The Missouri Dairy Association recently asked the Missouri Department of Health and Senior Services to reconsider its decision to eliminate cheese from the Womens, Infants and Children (WIC) approved list of foods for young children and some women.
"We were shocked to learn of this," said MDA president Larry Purdon, of Purdy. "The decision was made in April, but no one informed us."
According to Suzanne Ball, WIC coordinator, the decision was a financial consideration made at the state level.
"Everyone is trying to cut costs and fight inflation," Ball said. "This was just a change made in the program. Although the cheese portion was cut, the nutritional value remains the same because they added an additional gallon of milk. By making this change, the state saved a lot of money."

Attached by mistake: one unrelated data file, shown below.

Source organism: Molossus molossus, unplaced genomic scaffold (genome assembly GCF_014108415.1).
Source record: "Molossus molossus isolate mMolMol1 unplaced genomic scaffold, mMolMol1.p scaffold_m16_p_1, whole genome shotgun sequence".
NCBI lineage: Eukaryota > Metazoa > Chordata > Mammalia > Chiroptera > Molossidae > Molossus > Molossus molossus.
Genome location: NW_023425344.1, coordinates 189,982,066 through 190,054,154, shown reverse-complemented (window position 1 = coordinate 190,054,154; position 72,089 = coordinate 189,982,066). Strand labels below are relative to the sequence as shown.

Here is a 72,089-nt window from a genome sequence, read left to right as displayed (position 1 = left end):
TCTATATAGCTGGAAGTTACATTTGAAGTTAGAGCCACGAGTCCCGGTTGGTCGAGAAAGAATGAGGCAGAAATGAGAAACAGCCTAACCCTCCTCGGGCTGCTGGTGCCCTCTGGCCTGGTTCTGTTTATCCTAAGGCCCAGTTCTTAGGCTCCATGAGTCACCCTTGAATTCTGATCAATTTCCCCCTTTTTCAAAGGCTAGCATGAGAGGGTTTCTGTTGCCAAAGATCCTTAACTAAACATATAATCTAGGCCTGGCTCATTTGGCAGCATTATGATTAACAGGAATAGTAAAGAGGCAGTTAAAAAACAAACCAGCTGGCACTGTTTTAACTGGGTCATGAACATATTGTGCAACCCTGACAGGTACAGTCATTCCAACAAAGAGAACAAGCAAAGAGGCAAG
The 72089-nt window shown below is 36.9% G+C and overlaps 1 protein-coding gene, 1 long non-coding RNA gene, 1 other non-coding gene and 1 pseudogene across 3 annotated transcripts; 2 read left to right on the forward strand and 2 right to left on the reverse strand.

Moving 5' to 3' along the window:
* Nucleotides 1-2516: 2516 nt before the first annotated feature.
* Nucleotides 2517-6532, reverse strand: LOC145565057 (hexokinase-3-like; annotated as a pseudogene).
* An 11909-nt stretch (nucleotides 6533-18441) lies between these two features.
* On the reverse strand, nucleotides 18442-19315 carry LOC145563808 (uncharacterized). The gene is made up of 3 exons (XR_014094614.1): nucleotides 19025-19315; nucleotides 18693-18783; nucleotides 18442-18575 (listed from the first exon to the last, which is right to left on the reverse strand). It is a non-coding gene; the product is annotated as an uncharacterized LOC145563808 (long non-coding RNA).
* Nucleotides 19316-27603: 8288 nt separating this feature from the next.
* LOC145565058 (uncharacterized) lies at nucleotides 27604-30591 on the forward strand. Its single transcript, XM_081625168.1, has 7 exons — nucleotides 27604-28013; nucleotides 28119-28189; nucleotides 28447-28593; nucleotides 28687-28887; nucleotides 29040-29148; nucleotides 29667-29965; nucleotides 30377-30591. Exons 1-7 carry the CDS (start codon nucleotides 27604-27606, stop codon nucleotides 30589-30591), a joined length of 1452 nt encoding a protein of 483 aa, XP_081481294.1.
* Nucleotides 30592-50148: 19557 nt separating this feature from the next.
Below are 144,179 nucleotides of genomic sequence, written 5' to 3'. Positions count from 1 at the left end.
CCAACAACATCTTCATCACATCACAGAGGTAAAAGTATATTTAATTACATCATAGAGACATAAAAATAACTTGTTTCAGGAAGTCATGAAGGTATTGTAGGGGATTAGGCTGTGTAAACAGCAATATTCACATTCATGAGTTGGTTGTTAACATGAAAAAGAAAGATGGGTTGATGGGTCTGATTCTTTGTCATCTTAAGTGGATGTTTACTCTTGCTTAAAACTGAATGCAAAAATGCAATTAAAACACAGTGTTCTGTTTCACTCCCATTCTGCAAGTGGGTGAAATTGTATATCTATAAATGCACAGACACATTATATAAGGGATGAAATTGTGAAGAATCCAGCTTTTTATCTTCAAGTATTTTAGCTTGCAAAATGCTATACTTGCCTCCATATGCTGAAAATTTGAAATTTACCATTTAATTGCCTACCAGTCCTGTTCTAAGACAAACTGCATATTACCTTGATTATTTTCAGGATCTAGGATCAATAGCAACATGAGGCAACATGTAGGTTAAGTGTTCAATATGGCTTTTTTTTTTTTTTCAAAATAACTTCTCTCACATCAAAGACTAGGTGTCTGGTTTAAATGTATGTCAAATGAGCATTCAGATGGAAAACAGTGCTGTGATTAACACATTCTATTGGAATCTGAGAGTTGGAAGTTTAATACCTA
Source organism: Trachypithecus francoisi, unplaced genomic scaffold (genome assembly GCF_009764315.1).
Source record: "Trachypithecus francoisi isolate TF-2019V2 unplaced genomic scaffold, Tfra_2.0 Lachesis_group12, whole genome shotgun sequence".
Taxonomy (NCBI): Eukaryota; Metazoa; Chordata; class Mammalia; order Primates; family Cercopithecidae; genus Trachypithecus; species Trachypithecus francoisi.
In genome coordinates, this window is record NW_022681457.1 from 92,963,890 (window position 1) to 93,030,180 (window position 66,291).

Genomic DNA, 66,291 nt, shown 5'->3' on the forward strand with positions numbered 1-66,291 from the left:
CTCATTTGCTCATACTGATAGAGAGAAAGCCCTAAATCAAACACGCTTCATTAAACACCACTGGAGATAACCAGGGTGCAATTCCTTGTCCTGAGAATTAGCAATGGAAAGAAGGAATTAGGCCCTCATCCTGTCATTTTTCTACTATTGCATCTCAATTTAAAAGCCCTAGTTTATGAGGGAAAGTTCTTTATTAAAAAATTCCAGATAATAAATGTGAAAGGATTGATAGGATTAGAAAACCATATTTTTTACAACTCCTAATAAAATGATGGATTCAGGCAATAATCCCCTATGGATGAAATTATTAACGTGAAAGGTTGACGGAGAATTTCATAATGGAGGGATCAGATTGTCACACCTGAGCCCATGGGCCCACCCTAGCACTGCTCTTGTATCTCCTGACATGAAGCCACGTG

Purdom said the change will affect an estimated 625,000 pounds of cheese consumption.
"Together, low-fat and fat-free milk, cheese and yogurt provide a unique package of nine essential nutrients," Purdom said, "including calcium, potassium, phosphorous, protein, vitamins A, D and B12, riboflavin and niacin.
"In addition, cheese, for the large part, is the economic driver for the milk price received by dairy farmers," Purdom said. This is a real kick in the teeth for dairy farmers, on top of the drought."
MDA representatives have requested the USDA reconsider their decision on the elimination of cheese from the WIC package.
"We hope the USDA will look at other alternatives rather than cutting a product made by our milk and processed by Dairy Farmers of America and Schrieber Foods, Inc.," Purdom said.
Ball said the health department is still awaiting word from the USDA on re-instating cheese into the nutrition packages.